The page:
After ten minutes that proved the current lineup did not have the tools to solve the tightened Austrian defense, Klinsmann lifted the impressive Johansson and the frustrating Shea for Eddie Johnson and Mix Diskerud. The former moved into a left wing role while the latter played next to Bradley in front of the more recessed Jones.
The good news is that Johnson and Diskerud helped the US dominate possession. The bad news is that they did very little with it. Diskerud provided the midfield advantage that would turn the flow of the game in the USA’s favor, but he and Bradley saw no way through the twin lines of four that formed atop the Austrian box. Eddie Johnson was a needed outlet, but he proved EJ’s Law once again (EJ’s Law: Eddie Johnson’s usefulness is inversely related to how far he is from the center of the pitch).
This was, if nothing else, a good learning experience for Klinsmann’s men. Austria held a consistent line at the top of their own box and dropped the midfield as deep as it needed to go to prevent vertical passes into the eighteen. The poor play of Shea and Bedoya meant the Americans had no way to flank the well-formed Austrian defense.
In the 66th minute, Geoff Cameron initiated one of the few attacks up the right side by either team, cutting the ball in to Diskerud who found Altidore on the left. The striker’s lofted ball met a tangle of heads at the back post and fell to Cameron, who chopped it into the ground with a violet half volley. Though Almer was two feet away, he managed to get his toes in front of the shot and ricochet it out of play.
Terrence Boyd was introduced and Jermaine Jones made way, pushing Eddie Johnson into a full-on wide striker role while Altidore and Boyd tussled in the box. Four minutes later, Brooks corralled a loose clearance and sent an ambitious ball into Boyd’s feet atop the box. The young striker turned well but blazed far over the bar.
Cameron’s influence up the wing grew, and in the 74th minute he drove at the box and found Bedoya, who flicked the ball to Gonzalez. With his back to goal, Gonzo laid it off for Altidore who could not get off a strong shot before he was charged down.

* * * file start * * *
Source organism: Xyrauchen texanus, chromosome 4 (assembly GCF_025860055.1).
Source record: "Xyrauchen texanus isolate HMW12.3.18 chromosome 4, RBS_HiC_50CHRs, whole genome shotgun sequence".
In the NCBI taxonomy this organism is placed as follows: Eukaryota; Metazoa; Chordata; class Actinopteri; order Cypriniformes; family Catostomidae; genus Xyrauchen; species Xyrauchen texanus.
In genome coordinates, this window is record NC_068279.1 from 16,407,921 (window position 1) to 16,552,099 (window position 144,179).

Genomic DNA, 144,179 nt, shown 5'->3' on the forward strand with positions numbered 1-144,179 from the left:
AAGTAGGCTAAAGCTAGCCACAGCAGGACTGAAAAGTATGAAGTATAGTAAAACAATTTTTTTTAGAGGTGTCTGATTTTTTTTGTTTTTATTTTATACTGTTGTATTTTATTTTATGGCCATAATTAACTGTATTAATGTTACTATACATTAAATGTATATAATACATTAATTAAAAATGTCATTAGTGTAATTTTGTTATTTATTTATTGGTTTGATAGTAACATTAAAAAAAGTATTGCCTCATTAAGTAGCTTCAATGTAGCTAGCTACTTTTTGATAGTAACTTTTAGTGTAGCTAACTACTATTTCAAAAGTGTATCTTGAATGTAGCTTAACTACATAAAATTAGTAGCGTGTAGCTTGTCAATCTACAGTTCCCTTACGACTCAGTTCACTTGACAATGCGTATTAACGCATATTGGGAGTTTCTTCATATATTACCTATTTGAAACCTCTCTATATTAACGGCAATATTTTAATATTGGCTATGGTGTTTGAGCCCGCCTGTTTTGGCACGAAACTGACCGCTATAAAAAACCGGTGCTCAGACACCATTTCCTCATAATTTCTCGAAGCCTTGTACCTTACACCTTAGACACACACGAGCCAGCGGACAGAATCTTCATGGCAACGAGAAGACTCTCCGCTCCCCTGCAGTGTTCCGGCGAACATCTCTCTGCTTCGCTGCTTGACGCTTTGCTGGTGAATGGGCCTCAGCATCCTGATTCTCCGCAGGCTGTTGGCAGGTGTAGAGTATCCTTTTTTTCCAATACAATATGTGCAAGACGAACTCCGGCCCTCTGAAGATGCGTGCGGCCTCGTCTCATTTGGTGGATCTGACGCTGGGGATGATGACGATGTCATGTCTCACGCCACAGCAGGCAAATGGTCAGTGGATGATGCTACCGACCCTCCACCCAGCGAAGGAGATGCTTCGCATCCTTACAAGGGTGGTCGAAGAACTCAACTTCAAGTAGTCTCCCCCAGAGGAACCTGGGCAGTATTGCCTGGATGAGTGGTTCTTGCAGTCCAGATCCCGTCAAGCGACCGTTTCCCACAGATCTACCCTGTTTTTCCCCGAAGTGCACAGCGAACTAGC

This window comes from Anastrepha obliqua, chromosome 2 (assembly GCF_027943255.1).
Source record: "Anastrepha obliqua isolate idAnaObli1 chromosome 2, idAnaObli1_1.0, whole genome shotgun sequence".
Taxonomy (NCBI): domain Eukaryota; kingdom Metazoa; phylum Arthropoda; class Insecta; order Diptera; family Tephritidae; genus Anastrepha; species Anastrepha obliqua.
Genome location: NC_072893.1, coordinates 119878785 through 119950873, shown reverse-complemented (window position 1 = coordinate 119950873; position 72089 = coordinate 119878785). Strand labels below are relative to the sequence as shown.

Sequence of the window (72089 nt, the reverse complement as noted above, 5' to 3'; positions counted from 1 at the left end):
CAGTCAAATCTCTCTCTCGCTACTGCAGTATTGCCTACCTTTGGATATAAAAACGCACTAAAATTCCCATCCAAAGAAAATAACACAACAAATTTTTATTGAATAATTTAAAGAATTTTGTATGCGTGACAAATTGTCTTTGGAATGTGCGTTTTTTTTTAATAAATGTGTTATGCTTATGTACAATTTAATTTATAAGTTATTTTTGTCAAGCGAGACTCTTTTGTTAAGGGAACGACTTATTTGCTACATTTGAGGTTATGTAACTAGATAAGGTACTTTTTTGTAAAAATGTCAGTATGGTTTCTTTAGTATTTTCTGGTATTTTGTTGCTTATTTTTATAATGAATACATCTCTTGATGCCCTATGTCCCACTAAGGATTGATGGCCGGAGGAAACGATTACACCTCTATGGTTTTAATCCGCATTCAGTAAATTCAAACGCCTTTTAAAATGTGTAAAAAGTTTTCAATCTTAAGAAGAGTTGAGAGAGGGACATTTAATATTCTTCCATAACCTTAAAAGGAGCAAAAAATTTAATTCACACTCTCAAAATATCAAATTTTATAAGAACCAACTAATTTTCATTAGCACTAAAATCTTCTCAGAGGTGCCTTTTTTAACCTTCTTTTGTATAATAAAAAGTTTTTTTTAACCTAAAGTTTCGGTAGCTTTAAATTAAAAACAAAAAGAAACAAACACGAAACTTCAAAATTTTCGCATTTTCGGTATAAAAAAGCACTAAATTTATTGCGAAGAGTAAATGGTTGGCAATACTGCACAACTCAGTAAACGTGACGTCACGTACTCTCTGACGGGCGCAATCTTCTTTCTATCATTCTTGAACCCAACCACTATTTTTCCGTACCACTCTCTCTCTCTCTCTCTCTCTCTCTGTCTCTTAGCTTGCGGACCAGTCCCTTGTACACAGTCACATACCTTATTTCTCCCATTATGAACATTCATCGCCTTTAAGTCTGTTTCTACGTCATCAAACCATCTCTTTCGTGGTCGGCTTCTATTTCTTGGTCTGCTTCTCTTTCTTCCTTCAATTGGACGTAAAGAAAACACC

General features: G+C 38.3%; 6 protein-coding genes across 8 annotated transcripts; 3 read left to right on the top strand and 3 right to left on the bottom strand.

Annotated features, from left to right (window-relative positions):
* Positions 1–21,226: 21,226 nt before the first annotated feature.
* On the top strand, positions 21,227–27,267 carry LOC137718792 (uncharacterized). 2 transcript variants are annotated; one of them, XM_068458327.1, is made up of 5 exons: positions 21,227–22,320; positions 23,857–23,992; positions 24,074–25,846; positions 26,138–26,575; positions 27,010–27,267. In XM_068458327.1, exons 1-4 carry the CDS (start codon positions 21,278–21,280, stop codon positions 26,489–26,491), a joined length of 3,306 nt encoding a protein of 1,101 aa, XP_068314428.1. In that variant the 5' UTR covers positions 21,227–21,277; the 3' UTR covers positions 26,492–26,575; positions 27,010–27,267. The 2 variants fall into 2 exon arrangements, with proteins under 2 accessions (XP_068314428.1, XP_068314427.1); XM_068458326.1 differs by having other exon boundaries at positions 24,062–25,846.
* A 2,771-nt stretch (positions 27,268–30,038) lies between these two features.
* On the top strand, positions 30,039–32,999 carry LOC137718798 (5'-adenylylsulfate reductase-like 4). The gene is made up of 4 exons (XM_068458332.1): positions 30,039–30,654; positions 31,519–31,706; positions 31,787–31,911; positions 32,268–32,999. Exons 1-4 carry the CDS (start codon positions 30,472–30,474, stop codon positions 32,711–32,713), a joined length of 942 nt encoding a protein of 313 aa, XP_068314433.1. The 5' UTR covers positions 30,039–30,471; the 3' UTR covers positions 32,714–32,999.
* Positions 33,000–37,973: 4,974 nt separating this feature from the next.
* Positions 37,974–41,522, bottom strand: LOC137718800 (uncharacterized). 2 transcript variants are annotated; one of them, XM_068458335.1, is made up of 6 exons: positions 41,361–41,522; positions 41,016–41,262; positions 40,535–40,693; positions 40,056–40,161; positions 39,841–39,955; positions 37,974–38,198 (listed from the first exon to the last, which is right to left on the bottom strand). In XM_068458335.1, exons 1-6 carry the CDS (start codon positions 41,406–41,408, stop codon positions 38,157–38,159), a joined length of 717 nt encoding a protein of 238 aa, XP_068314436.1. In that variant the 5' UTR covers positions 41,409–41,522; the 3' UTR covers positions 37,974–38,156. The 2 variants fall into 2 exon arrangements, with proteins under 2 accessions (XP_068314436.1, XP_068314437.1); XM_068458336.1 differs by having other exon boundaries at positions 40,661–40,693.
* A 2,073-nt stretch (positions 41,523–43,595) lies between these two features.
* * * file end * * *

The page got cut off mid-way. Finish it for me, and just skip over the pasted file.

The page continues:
Sacha Kljestan took Bedoya’s place and the United States moved to what was effectively a 4-3-1-2, with the “1” being Johnson on the left wing. The narrow formation was nearly exposed a minute later when Arnautovic pushed on to find a three-on-two in the American box. Gonzalez was lucky to clear the danger as he stepped in front of the cross that would have let Harnik in alone.
Andreas Ivanschitz replaced Alaba and Bradley, freed from the Austrian midfielder’s tracking, found space to loft a ball back post for Johnson. The cross floated just over the striker’s head as he sought space behind the retreating Leitgeb.
The final ten minutes saw Austria sit in and the US search for answers they would never find. Chris Wondolowski came on for Beasley in the 89th to challenge on a free kick that turned into an easy catch for Almer.
In the 92nd minute, a long dump into the Austrian box met the crashing Wondolowski, and appeared to deflect off an Austrian defender’s arm. No penalty was given, however, and the referee would wait out one last (all too dangerous) Austrian counterattack before blowing for full time.
An incredible 2013 ends in defeat for the USMNT, though many players that need to contribute in Brazil next year made big strides forward. Most importantly, Jurgen Klinsmann seems to be delivering a message that the players respect and understand. Whether the ambitious coach can meld the team’s emerging wide talent with a veteran core that has struggled to stay healthy and/or motivated will determine the future trajectory of a team that expects to last beyond the group stage in 2014.
Match: U.S. Men’s National Team vs. Austria
Date: Nov. 19, 2013
Competition: International Friendly
Venue: Ernst-Happel-Stadion; Vienna, Austria
Kickoff: 2:45 p.m. ET
Weather: 44 degrees, mostly cloudy
AUT – Janko (Harnik) 33rd minute
USA: 1-Tim Howard (capt.); 20-Geoff Cameron (2-Eric Lichaj, 81), 3-Omar Gonzalez, 5-John Brooks, 7-DaMarcus Beasley (19-Chris Wondolowski, 90); 4-Michael Bradley, 13-Jermaine Jones (15-Terrence Boyd, 67); 11-Alejandro Bedoya (16-Sacha Kljestan, 76), 9-Aron Johannsson (10-Mix Diskerud, 56), 21-Brek Shea (18-Eddie Johnson, 56); 17-Jozy Altidore
Subs Not Used: 22-Bill Hamid, 6-Brad Evans, 14-Michael Orozco
Head coach: Jurgen Klinsmann
AUT: 1-Robert Almer; 2-Gyorgy Garics, 3-Aleksandar Dragovic, 5-Christian Fuchs (capt.), 7-Marko Arnautovic (13-Markus Suttner, 81); 9-Lukas Hinterseer (14-Philipp Zulechner, 85), 11-Martin Harnik (17-Florian Klein, 81), 16-Martin Hinteregger, 18-Christoph Leitgeb (4-Kevin Wimmer, 90+2); 21-Marc Janko (19-Veli Kavlak, 68), 27-David Alaba (6-Andreas Ivanschitz, 72)
Subs Not Used: 12-Heinz Lindner, 23-Ramazan Ozcan, 20-Guido Burgstaller, 22-Manuel Ortlechner
Head Coach: Marcel Koller
Stats Summary: USA / AUT
Shots: 9 / 9
Shots on Goal: 4 / 5
Saves: 4 / 4
Corner Kicks: 4 / 0
Fouls: 9 / 10
Offside: 3 / 2
Referee: Istan Vad (HUN)
Assistant Referee 1: Robert Kispal (HUN)
Assistant Referee 2: Oszkar Lemon (HUN)
Fourth Official: Tama Bognar (HUN)